In this work, we present the results of 1 yr of upgraded Giant Metrewave Radio Telescope timing measurements of PSR J0514-4002A, a 4.99-ms pulsar in a 18.8-d eccentric ([Formula: see text]) orbit with a massive companion located in the globular cluster NGC 1851. Combining these data with earlier Green Bank Telescope data, we greatly improve the precision of the rate of advance of periastron, [Formula: see text] which, assuming the validity of general relativity, results in a much refined measurement of the total mass of the binary, [Formula: see text]. Additionally, we measure the Einstein delay parameter, γ, something that has never been done for any binary system with an orbital period larger than [Formula: see text]10 h. The measured value, [Formula: see text], is by far the largest for any binary pulsar. Furthermore, we measure the proper motion of the system ([Formula: see text] and [Formula: see text]), which is not only important for analysing its motion in the cluster, but is also essential for a proper interpretation of γ, given the latter parameter's correlation with the variation of the projected semimajor axis. The measurements of γ and the proper motion enable a separation of the system component masses: we obtain a pulsar mass of [Formula: see text] and a companion mass of [Formula: see text]. This raises the possibility that the companion is also a neutron star. Searches for radio pulsations from the companion have thus far been unsuccessful; hence, we cannot confirm the latter hypothesis. The low mass of this millisecond pulsar - one of the lowest ever measured for such objects - clearly indicates that the recycling process can be achieved with a relatively small amount of mass transfer.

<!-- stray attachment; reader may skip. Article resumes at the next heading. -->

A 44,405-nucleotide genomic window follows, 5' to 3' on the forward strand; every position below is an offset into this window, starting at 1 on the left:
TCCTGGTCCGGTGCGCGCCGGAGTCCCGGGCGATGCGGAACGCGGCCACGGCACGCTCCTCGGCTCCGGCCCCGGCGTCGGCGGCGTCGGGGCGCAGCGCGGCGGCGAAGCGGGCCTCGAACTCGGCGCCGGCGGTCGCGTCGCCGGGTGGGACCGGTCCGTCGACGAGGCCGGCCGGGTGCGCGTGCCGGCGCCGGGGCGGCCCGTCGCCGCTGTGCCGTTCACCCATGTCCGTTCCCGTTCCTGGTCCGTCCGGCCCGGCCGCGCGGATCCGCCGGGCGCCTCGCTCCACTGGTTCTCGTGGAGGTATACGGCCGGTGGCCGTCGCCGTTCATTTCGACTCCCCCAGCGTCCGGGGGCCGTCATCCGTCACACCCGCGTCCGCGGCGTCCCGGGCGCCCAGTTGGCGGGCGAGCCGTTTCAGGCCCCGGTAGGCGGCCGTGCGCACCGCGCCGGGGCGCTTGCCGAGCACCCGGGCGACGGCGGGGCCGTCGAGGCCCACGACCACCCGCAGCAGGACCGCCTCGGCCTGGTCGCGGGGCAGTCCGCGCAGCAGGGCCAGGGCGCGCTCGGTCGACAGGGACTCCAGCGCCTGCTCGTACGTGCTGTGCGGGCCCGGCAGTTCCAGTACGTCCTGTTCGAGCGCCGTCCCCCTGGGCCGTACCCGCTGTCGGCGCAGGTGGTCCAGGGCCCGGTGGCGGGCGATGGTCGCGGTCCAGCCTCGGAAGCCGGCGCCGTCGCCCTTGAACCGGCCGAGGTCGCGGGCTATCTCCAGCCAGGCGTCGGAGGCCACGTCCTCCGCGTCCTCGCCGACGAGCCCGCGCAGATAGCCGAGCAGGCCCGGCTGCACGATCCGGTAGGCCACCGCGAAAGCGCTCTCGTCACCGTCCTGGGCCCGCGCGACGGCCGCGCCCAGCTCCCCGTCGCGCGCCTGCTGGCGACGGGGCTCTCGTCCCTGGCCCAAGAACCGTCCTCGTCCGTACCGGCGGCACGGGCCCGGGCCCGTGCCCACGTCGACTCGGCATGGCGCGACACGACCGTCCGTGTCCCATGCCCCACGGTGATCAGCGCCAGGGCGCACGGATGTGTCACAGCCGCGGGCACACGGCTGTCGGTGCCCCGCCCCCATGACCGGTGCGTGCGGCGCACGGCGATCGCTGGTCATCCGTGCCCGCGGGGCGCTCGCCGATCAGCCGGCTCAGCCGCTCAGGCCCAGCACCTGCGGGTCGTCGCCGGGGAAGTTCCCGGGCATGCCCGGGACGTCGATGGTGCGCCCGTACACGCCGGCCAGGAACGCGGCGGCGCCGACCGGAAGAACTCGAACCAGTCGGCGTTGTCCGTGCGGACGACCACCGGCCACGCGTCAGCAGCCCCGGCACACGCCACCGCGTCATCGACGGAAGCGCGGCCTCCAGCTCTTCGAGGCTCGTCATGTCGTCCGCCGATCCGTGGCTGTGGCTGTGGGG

Keywords: (Galaxy:) globular clusters: individual (NGC 1851); (stars:) binaries: general; (stars:) pulsars: general; (stars:) pulsars: individual: PSR J0514−4002A; stars: neutron.
© 2019 The Author(s) Published by Oxford University Press on behalf of the Royal Astronomical Society.
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